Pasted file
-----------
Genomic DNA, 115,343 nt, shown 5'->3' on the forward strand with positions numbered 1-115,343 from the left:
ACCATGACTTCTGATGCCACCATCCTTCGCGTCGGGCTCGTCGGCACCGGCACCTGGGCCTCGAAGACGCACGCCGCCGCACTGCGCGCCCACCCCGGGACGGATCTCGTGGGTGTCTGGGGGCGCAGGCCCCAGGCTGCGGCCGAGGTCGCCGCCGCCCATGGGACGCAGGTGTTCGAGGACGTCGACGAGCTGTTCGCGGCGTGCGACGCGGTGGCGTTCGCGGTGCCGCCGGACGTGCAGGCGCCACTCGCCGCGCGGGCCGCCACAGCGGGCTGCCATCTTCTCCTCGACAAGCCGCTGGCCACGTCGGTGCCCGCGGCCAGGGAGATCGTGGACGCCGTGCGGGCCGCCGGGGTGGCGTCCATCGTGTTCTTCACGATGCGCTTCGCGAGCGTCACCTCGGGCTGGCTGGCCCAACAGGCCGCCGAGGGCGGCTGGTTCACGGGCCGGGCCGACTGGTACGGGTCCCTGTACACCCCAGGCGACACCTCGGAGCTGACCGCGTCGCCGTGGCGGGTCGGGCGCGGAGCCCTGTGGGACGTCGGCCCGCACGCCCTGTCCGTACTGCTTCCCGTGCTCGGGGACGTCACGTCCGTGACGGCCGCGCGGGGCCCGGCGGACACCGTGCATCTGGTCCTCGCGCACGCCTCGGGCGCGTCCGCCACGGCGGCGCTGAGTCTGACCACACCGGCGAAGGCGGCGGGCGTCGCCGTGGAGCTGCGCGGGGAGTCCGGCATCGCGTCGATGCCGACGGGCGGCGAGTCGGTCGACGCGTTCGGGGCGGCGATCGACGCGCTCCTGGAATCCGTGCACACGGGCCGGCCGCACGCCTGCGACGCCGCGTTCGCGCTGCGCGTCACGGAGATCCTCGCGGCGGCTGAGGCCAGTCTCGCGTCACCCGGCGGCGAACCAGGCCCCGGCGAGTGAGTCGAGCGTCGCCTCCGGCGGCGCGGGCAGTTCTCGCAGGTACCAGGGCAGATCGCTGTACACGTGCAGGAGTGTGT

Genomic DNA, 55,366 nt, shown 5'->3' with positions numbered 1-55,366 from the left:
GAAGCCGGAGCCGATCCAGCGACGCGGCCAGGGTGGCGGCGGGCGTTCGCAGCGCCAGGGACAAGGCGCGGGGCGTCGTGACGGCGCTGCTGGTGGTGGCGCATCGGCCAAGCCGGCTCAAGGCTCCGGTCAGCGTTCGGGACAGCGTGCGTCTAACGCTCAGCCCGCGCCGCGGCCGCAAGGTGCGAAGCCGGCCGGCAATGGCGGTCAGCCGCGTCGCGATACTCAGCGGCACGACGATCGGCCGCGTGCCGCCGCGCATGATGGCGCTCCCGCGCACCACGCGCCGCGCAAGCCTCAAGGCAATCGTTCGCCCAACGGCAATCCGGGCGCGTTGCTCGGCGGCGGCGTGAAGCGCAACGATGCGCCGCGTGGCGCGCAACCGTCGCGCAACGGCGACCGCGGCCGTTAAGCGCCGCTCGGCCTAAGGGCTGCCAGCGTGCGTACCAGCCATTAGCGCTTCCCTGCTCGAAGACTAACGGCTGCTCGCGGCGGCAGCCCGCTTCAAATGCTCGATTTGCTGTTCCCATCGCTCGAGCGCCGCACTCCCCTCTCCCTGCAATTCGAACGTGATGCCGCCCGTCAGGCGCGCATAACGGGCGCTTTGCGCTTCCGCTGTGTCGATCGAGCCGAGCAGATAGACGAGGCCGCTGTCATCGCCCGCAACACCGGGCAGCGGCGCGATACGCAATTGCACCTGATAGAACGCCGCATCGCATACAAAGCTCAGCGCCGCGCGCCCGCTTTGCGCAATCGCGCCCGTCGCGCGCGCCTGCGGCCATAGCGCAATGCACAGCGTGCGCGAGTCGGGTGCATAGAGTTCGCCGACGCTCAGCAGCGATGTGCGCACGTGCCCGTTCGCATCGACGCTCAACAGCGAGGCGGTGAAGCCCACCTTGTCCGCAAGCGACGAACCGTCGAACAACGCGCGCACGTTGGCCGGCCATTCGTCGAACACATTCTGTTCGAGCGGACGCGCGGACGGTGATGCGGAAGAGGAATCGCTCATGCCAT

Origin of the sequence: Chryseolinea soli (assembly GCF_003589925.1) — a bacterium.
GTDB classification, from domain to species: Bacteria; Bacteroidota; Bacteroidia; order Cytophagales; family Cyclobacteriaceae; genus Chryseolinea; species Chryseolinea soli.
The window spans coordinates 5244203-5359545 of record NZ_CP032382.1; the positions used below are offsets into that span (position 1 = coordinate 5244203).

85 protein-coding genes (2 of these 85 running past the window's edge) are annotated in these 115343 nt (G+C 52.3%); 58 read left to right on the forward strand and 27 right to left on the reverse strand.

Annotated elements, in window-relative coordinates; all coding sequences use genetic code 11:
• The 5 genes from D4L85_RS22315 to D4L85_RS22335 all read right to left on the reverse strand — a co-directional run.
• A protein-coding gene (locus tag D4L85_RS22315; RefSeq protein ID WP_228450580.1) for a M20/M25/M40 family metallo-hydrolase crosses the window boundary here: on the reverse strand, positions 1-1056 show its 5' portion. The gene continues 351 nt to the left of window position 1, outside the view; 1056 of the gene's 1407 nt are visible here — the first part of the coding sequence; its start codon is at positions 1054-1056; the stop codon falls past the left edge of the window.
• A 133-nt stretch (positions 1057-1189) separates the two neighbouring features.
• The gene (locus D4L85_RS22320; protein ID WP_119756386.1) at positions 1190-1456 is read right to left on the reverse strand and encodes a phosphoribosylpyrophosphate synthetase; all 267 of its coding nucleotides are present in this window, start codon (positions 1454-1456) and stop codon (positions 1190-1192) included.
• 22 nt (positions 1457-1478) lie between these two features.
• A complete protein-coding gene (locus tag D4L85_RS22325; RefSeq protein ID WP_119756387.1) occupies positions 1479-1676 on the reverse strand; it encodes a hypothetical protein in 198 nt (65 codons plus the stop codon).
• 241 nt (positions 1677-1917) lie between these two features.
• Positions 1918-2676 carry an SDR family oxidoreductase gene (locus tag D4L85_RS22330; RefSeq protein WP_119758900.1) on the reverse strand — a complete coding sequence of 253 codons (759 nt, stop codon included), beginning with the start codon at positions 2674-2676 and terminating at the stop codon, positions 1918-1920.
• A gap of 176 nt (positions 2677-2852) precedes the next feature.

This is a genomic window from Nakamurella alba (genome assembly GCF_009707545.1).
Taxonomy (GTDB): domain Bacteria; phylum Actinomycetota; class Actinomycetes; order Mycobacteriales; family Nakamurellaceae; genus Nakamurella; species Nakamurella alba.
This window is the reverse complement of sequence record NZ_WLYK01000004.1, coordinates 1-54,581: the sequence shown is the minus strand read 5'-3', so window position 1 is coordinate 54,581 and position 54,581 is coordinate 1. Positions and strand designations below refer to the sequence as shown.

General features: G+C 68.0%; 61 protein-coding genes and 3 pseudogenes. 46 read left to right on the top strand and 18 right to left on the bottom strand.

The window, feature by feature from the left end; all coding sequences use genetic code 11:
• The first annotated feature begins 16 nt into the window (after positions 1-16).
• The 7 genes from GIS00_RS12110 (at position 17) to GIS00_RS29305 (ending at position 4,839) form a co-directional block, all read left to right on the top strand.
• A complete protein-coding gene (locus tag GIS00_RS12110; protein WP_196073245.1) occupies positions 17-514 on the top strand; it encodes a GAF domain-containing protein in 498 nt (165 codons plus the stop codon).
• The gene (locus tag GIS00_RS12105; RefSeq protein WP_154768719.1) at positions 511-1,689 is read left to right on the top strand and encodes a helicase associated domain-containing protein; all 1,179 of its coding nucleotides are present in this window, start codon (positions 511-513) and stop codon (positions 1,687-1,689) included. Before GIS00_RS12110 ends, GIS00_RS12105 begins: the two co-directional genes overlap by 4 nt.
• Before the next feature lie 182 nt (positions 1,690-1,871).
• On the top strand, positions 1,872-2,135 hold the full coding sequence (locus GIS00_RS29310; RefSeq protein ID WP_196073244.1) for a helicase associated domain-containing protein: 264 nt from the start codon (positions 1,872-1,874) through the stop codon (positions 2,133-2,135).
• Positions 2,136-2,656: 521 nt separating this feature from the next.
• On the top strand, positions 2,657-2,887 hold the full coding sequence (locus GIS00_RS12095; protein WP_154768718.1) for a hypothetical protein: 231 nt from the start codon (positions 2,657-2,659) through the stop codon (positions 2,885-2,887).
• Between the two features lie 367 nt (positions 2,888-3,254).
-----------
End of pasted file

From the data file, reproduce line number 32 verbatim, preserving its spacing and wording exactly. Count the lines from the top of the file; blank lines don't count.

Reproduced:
• Between the two features lie 367 nt (positions 2,888-3,254).